Council approves 900-home plan in Clondalkin despite opposition
Development was opposed by left-leaning parties over affordability concerns
Housing activists opposed to major Clondalkin housing scheme protest ahead of South Dublin County Council meeting. Photograph: Jack Power
The local authority voted on Monday by 20 to 16 to approve the plan, which would develop a large housing estate in Kilcarbery, near Clondalkin.
South Dublin County Council owns the land, which would be developed by a private home builder.
Some 30 per cent of the 975 housing units will be allocated for social housing and owned by the local authority.
The remaining 681 homes will be sold by the developer. Under the proposal, the first phase of 168 homes would be built by 2020 and the entire project completed by 2023.
The developer selected for the project following a competitive tender process is Adwood. The development on the 72-acre site will include 621 houses and 354 apartment units.
The developer agreed to pay the local authority €38 million for the land, which the council said it would reinvest into other housing projects.
A number of people, including Solidarity TD Paul Murphy, protested outside the council chamber, calling for the plan to be rejected.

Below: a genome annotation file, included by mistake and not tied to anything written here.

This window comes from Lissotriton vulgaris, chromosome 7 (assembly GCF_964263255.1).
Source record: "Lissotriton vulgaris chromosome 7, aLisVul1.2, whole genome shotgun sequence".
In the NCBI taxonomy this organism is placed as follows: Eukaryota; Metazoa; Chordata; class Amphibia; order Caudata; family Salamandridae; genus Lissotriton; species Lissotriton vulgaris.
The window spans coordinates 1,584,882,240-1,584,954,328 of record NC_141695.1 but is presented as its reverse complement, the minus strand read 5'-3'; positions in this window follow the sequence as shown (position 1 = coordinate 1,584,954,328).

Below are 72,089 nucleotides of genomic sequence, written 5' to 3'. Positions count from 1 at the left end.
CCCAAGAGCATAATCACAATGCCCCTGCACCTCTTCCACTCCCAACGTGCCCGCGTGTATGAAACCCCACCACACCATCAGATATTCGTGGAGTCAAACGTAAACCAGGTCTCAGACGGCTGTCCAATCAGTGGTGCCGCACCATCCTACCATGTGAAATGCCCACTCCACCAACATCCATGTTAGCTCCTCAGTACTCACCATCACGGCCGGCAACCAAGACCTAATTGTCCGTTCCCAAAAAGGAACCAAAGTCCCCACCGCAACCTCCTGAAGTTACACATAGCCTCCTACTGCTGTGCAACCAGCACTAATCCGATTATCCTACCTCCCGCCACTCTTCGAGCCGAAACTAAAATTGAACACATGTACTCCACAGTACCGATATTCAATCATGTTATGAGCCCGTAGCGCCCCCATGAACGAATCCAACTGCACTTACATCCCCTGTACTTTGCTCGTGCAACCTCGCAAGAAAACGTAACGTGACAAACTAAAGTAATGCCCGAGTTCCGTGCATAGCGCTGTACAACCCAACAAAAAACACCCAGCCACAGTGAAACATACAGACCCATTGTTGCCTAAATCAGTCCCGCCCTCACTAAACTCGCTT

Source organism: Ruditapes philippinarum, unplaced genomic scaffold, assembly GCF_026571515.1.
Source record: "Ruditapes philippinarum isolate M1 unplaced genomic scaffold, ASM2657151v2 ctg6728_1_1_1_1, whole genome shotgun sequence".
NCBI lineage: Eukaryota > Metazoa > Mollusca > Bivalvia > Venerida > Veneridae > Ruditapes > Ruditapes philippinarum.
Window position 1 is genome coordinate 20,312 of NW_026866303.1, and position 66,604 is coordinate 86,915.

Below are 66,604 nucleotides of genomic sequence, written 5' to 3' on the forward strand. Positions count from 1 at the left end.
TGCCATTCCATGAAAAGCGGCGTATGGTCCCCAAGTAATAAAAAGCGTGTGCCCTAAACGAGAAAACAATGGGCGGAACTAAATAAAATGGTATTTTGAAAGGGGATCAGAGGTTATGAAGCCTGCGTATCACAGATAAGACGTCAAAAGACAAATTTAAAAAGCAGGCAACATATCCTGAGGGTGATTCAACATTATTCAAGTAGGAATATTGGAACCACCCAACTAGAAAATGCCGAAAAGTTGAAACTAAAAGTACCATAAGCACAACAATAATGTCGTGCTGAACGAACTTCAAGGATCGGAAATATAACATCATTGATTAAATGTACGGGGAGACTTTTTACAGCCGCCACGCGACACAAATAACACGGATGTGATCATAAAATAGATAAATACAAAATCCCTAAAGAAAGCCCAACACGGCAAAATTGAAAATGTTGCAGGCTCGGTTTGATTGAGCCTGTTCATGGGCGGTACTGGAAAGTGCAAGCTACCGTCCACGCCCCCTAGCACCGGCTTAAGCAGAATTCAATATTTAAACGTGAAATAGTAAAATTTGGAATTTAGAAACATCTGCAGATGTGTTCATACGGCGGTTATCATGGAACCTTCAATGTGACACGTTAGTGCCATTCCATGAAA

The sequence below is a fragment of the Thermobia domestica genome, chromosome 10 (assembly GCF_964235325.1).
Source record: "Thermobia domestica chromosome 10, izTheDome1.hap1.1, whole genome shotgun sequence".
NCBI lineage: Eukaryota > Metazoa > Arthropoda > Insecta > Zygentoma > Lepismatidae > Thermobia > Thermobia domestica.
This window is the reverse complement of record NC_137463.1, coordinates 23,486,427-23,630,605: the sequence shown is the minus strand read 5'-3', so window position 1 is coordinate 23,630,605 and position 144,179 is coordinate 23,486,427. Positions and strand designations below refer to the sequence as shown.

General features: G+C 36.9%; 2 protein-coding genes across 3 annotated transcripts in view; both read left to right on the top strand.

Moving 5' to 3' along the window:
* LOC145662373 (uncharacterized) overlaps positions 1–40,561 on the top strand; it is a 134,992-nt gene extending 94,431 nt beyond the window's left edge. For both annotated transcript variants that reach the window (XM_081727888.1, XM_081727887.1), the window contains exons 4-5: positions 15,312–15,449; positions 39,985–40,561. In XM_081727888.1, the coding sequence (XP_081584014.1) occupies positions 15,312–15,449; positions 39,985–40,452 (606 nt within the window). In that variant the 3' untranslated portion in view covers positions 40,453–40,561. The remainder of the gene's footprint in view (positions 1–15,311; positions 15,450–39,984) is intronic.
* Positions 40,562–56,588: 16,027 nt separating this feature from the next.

At the council meeting, Cllr Mick Murphy (Solidarity) said the proposal “had to be stopped” and replaced with an alternative development comprising 60 per cent social and 40 per cent affordable housing.
South Dublin mayor Mark Ward of Sinn Féin said his party would also be opposing the development, as the plans had not incorporated a sufficient affordable element.
Cllr Emer Higgins of Fine Gael criticised political opponents to the housing scheme, which she said were using the issue as a “political football”.
Fianna Fáil’s Ed O’Brien said there was a “crisis in every aspect of housing” and each extra home helped address the problem. “I’m not prepared to hold up a development that’s going to develop houses,” he said.
Labour Party councillors also voted in favour of the housing scheme.
Local authority chief executive Daniel McLoughlin previously told councillors that if the scheme was rejected, it would set any potential development on the site back at least 18 months.
On Monday he said there were obstacles to the local authority building on the land itself, such as restrictions on borrowing on the public balance sheet.
“We cannot on our own volition go and design an affordable housing scheme,” he said, adding a national scheme was needed, which the council could then apply under.
Following the vote, housing activists chanted “Shame on you” at councillors from the public gallery, at which point the meeting was suspended for a break.
The Kilcarbery project will now go to An Bord Pleanála for planning approval.